Last week we posted some Ancient Egyptian Crafts for our GiveAway. This week a friend at church arrived home from six months attending language school in Egypt and I thought it would be a great follow-up to ask her about her trip to Egypt. First I asked her se7en questions:
- What was your reason for going to Egypt? God laid Egypt on my heart in 2003! It has been a long wait and process.
- Were you able to work while you were there? I volunteered with a Christian group that taught art to the street children. I also studied Arabic at a language school.
- How did you meet people in a foreign city without speaking the language? Art is a powerful language! It crosses many boundaries.
- Did you find other Christians? Many! From all over the world! Church on a Friday morning was a small taste of Heaven!
- Do you hope to go back there? Yes, definitely.
- What did you miss the most? Drinking water straight from the tap!
- What was the hardest thing to do there? Getting around! So much traffic, pollution that a simple task is very difficult or rather takes up much energy.
- What do we take for granted here, in Cape Town? Greenery! Fresh air! Clean streets! Happy people! Happy pets!
And the Se7en + 1th Question:
This is what she had to say about her trip:
Good morning all friends (Sabbaar el kheur kullo asaabis) I would love to share some of the wonderful experiences I had in Egypt!
When you first arrive in a foreign land you realise how different and unique every country is. I spent most of my time in Cairo which is the main city in Egypt. This city is so full of people, cars, factories that the air is full of pollution and it is difficult to breathe. There are so many cars that most of the roads are constantly a maze of cars stuck in a huge jam. They all hoot constantly and drive so close that is is a miracle to get any where safely. Now because there are so many cars it is also very difficult as a pedestrian to cross a road – you walk between the cars as there are no traffic lights (or at least that work). Most of the men and women wear a loose dress called a galibayo. The men wind a cloth on their heads that it looks like a crown and the women wrap the cloth that it covers their hair and then hangs over their shoulders. Everyone speaks Arabic.This is a beautiful ancient language. I had to try and learn it and it is very difficult to learn because words change if you are speaking to a male or female. Verbs and tenses change depending if you refer to yourself, we, he, she, or them. When you study Arabic there is the language that is spoken on the streets and then another form that is written and they are very different! I managed to learn enough to tell a taxi driver where I wanted to go, to buy what I needed and to greet and have interaction with some of the Egyptians that helped me on a daily basis. There are shopping malls in the wealthy areas but the majority of people eat food from little ‘holes in the walls’ – these are shops that make sandwichs. The bread that they all eat looks a bit like a pita bread because it is hollow inside. They break it in half and fill it with yummy filings (beans/mousaka/sesame paste/egg/chick pea balls). The Arabic word for bread is aysh, which means life, this is their staple food!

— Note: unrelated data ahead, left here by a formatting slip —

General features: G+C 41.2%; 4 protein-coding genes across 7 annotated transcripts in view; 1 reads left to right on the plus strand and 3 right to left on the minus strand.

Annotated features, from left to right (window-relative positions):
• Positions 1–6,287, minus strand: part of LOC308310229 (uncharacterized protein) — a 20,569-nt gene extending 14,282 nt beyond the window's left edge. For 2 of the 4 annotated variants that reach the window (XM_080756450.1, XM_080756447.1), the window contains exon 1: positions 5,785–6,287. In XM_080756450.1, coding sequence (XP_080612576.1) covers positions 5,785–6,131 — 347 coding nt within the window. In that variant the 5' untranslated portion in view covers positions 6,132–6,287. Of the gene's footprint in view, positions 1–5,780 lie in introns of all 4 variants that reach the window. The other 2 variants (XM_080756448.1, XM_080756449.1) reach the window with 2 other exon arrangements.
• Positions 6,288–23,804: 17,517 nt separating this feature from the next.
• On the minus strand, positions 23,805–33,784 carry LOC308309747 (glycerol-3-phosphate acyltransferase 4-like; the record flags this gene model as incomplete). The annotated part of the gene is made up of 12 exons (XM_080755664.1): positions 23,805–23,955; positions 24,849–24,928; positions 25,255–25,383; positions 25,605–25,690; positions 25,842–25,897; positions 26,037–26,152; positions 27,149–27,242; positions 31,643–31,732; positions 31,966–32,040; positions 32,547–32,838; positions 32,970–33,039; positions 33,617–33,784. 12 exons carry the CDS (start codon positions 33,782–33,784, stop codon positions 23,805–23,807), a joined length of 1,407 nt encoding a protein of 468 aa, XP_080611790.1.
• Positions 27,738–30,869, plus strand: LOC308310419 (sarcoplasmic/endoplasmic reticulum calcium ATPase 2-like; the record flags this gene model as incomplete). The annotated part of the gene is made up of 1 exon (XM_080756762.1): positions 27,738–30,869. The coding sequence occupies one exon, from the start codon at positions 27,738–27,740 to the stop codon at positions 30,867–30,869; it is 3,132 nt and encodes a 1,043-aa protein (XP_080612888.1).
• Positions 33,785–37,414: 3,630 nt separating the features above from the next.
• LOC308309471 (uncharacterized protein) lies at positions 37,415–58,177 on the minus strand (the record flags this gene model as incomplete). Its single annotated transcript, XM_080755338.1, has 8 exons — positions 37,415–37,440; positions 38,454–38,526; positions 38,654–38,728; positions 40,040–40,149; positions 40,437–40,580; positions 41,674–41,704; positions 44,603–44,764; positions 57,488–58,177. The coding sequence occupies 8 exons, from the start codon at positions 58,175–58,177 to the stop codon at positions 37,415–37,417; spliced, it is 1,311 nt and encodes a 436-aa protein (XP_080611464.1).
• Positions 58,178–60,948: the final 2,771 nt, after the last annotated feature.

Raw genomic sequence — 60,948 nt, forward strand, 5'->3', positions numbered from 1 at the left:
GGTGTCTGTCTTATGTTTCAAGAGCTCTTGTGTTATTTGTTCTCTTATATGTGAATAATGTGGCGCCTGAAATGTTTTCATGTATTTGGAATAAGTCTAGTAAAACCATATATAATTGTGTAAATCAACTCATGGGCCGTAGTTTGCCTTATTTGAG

Where ever I went I saw beautiful art. Egyptians are very creative as well as romantic. They love sitting on the edge of the Nile River holding hands. Or families will go on boat (falooka) rides with Arabic songs and lights flashing (the flashier and louder the better). When you visit the Museum you are amazed by the amount of ancient treasures they hold. Seeing the gold jewelry that the pharohs wore make you realise just how young and small they were by the size of their wrists. The detail and craftmanship was impressive. The Giza pyramids take your breathe away. Cairo has grown so big that the bussle of the traffic pushes right up against the one side of the pyramids, but when you walk to the back of the pyramids there is the open dessert (this is the view you will see on all the tourist brochures).
It is awesome driving from Cairo to the Red Sea. The journey is harsh. The whole way is dessert, with the sun beating down, some areas are rocky and when you get near to Mount Sinai the terrain is challenging because of the mountain ranges. Mount Sinai looks like a mass of rocks pushed together. The mountain has lots of “folds” and crevices and is quite high. The Red Sea looks like a huge bath because it is so flat! The ships are a reminder that it is a huge sea and you get another glimpse of God’s power to know that He separated that mass of water to allow His children to cross over!
Well that all for now – so to say goodbye I say “Masallema!”